Albioma (EPA:ABIO) Has More To Do To Multiply In Value Going Forward

By
Simply Wall St
Published
November 23, 2021
ENXTPA:ABIO
Source: Shutterstock

There are a few key trends to look for if we want to identify the next multi-bagger. Ideally, a business will show two trends; firstly a growing return on capital employed (ROCE) and secondly, an increasing amount of capital employed. If you see this, it typically means it's a company with a great business model and plenty of profitable reinvestment opportunities. In light of that, when we looked at Albioma (EPA:ABIO) and its ROCE trend, we weren't exactly thrilled.

What is Return On Capital Employed (ROCE)?

For those who don't know, ROCE is a measure of a company's yearly pre-tax profit (its return), relative to the capital employed in the business. Analysts use this formula to calculate it for Albioma:

Return on Capital Employed = Earnings Before Interest and Tax (EBIT) ÷ (Total Assets - Current Liabilities)

0.076 = €114m ÷ (€1.8b - €295m) (Based on the trailing twelve months to June 2021).

Therefore, Albioma has an ROCE of 7.6%. On its own that's a low return, but compared to the average of 4.8% generated by the Renewable Energy industry, it's much better.

View our latest analysis for Albioma

roce
ENXTPA:ABIO Return on Capital Employed November 24th 2021

In the above chart we have measured Albioma's prior ROCE against its prior performance, but the future is arguably more important. If you'd like, you can check out the forecasts from the analysts covering Albioma here for free.

The Trend Of ROCE

The returns on capital haven't changed much for Albioma in recent years. The company has consistently earned 7.6% for the last five years, and the capital employed within the business has risen 42% in that time. Given the company has increased the amount of capital employed, it appears the investments that have been made simply don't provide a high return on capital.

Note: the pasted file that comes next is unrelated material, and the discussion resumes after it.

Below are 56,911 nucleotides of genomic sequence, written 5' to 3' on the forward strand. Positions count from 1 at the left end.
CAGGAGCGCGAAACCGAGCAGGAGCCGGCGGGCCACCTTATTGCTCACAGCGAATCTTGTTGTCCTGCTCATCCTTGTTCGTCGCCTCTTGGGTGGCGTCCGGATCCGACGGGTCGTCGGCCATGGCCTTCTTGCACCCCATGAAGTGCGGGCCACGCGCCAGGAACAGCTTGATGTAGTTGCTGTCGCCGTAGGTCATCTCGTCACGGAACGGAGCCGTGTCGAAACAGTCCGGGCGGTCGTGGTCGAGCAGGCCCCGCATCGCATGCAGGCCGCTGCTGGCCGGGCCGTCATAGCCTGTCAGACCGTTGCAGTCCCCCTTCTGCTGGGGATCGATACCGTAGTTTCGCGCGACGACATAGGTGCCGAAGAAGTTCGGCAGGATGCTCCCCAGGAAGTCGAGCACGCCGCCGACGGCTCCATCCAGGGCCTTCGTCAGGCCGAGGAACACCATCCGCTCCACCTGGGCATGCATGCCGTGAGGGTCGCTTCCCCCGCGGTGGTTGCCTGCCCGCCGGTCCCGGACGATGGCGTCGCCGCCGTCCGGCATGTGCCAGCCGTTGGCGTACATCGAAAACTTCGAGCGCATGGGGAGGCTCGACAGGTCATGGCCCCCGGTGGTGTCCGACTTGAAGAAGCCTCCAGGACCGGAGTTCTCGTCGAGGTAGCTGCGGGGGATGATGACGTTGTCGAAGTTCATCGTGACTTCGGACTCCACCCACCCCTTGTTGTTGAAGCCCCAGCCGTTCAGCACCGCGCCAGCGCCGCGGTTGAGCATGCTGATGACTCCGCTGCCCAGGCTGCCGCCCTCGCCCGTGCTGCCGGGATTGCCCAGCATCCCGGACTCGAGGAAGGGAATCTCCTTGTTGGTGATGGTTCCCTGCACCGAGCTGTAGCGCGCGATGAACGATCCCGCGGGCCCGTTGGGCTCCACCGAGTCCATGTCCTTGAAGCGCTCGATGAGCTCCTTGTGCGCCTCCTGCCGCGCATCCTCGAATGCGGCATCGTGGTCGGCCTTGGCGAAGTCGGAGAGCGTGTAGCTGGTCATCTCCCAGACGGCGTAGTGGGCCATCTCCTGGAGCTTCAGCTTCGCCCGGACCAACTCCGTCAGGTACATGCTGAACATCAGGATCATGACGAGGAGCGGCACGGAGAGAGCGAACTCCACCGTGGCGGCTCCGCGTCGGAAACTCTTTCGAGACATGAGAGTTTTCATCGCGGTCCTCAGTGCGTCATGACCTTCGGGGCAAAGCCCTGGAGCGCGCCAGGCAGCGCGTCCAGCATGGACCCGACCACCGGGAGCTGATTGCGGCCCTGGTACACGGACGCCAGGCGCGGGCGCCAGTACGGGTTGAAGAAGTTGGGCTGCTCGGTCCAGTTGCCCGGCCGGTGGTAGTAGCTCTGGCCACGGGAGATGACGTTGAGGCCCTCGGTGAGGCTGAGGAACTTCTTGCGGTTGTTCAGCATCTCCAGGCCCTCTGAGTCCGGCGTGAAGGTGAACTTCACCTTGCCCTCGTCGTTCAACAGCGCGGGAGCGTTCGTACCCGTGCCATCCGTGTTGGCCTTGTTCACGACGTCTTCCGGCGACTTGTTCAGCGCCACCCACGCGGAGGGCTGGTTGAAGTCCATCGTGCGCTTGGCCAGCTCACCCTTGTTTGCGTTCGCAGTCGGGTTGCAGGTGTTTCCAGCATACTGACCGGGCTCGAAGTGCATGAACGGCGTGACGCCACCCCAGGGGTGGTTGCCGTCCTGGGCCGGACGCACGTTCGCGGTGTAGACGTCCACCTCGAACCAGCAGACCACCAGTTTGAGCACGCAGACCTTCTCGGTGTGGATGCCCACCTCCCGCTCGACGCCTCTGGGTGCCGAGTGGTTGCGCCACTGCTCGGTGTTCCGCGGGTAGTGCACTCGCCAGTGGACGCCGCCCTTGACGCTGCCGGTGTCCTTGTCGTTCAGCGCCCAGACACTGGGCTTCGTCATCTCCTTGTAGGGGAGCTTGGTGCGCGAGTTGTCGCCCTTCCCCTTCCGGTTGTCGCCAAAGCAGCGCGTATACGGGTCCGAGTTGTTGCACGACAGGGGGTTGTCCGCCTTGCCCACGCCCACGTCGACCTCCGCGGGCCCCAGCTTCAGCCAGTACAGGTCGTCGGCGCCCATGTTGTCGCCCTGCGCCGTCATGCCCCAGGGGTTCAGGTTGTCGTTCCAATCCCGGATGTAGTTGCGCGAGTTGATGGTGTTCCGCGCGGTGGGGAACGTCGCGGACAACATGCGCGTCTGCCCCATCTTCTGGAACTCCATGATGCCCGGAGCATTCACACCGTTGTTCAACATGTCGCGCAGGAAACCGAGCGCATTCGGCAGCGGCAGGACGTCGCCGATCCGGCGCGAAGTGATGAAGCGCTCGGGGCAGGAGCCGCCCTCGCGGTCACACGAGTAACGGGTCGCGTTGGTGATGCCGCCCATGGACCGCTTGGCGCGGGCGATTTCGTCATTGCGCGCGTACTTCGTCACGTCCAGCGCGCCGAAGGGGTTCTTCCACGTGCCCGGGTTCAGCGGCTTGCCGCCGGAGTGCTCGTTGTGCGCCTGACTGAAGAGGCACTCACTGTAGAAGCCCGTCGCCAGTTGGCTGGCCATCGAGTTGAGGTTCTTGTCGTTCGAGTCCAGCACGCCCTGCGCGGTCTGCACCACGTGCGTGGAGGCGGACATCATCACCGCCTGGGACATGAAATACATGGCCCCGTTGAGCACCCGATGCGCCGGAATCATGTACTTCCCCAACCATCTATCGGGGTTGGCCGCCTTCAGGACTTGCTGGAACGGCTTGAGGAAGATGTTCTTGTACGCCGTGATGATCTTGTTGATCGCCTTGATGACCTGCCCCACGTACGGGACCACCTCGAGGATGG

What We Can Learn From Albioma's ROCE

In conclusion, Albioma has been investing more capital into the business, but returns on that capital haven't increased. Investors must think there's better things to come because the stock has knocked it out of the park, delivering a 156% gain to shareholders who have held over the last five years. However, unless these underlying trends turn more positive, we wouldn't get our hopes up too high.

One final note, you should learn about the 2 warning signs we've spotted with Albioma (including 1 which is potentially serious) .

For those who like to invest in solid companies, check out this free list of companies with solid balance sheets and high returns on equity.

This article by Simply Wall St is general in nature. We provide commentary based on historical data and analyst forecasts only using an unbiased methodology and our articles are not intended to be financial advice. It does not constitute a recommendation to buy or sell any stock, and does not take account of your objectives, or your financial situation. We aim to bring you long-term focused analysis driven by fundamental data. Note that our analysis may not factor in the latest price-sensitive company announcements or qualitative material. Simply Wall St has no position in any stocks mentioned.

Have feedback on this article? Concerned about the content? Get in touch with us directly. Alternatively, email editorial-team (at) simplywallst.com.

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Simply Wall St

Simply Wall St is focused on providing unbiased, high-quality research coverage on every listed company in the world. Our research team consists of data scientists and multiple equity analysts with over two decades worth of financial markets experience between them.